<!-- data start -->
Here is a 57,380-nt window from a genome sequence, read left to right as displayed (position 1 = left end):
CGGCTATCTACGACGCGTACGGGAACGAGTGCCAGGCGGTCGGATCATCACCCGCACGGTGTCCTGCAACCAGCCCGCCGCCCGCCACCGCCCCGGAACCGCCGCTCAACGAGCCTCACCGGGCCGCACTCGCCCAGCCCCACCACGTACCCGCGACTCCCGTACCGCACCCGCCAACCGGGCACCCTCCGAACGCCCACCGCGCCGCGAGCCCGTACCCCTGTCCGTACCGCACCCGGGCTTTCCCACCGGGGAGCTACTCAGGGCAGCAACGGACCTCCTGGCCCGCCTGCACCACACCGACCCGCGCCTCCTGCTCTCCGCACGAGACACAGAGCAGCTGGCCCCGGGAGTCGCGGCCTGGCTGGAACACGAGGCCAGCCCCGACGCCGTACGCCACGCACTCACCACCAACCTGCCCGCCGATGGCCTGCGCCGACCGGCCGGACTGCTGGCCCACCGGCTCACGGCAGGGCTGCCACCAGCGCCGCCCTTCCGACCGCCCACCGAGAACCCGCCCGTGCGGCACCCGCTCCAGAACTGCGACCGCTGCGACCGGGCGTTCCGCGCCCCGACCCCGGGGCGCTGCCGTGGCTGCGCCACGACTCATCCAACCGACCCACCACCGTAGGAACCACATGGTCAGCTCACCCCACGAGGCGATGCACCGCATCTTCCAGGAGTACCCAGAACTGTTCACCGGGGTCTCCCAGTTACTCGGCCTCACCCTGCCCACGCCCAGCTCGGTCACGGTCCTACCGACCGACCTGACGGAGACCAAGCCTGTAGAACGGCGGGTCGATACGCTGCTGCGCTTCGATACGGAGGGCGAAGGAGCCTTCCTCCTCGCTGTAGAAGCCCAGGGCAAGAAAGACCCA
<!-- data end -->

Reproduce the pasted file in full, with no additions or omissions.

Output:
Here is a 57,380-nt window from a genome sequence, read left to right as displayed (position 1 = left end):
CGGCTATCTACGACGCGTACGGGAACGAGTGCCAGGCGGTCGGATCATCACCCGCACGGTGTCCTGCAACCAGCCCGCCGCCCGCCACCGCCCCGGAACCGCCGCTCAACGAGCCTCACCGGGCCGCACTCGCCCAGCCCCACCACGTACCCGCGACTCCCGTACCGCACCCGCCAACCGGGCACCCTCCGAACGCCCACCGCGCCGCGAGCCCGTACCCCTGTCCGTACCGCACCCGGGCTTTCCCACCGGGGAGCTACTCAGGGCAGCAACGGACCTCCTGGCCCGCCTGCACCACACCGACCCGCGCCTCCTGCTCTCCGCACGAGACACAGAGCAGCTGGCCCCGGGAGTCGCGGCCTGGCTGGAACACGAGGCCAGCCCCGACGCCGTACGCCACGCACTCACCACCAACCTGCCCGCCGATGGCCTGCGCCGACCGGCCGGACTGCTGGCCCACCGGCTCACGGCAGGGCTGCCACCAGCGCCGCCCTTCCGACCGCCCACCGAGAACCCGCCCGTGCGGCACCCGCTCCAGAACTGCGACCGCTGCGACCGGGCGTTCCGCGCCCCGACCCCGGGGCGCTGCCGTGGCTGCGCCACGACTCATCCAACCGACCCACCACCGTAGGAACCACATGGTCAGCTCACCCCACGAGGCGATGCACCGCATCTTCCAGGAGTACCCAGAACTGTTCACCGGGGTCTCCCAGTTACTCGGCCTCACCCTGCCCACGCCCAGCTCGGTCACGGTCCTACCGACCGACCTGACGGAGACCAAGCCTGTAGAACGGCGGGTCGATACGCTGCTGCGCTTCGATACGGAGGGCGAAGGAGCCTTCCTCCTCGCTGTAGAAGCCCAGGGCAAGAAAGACCCA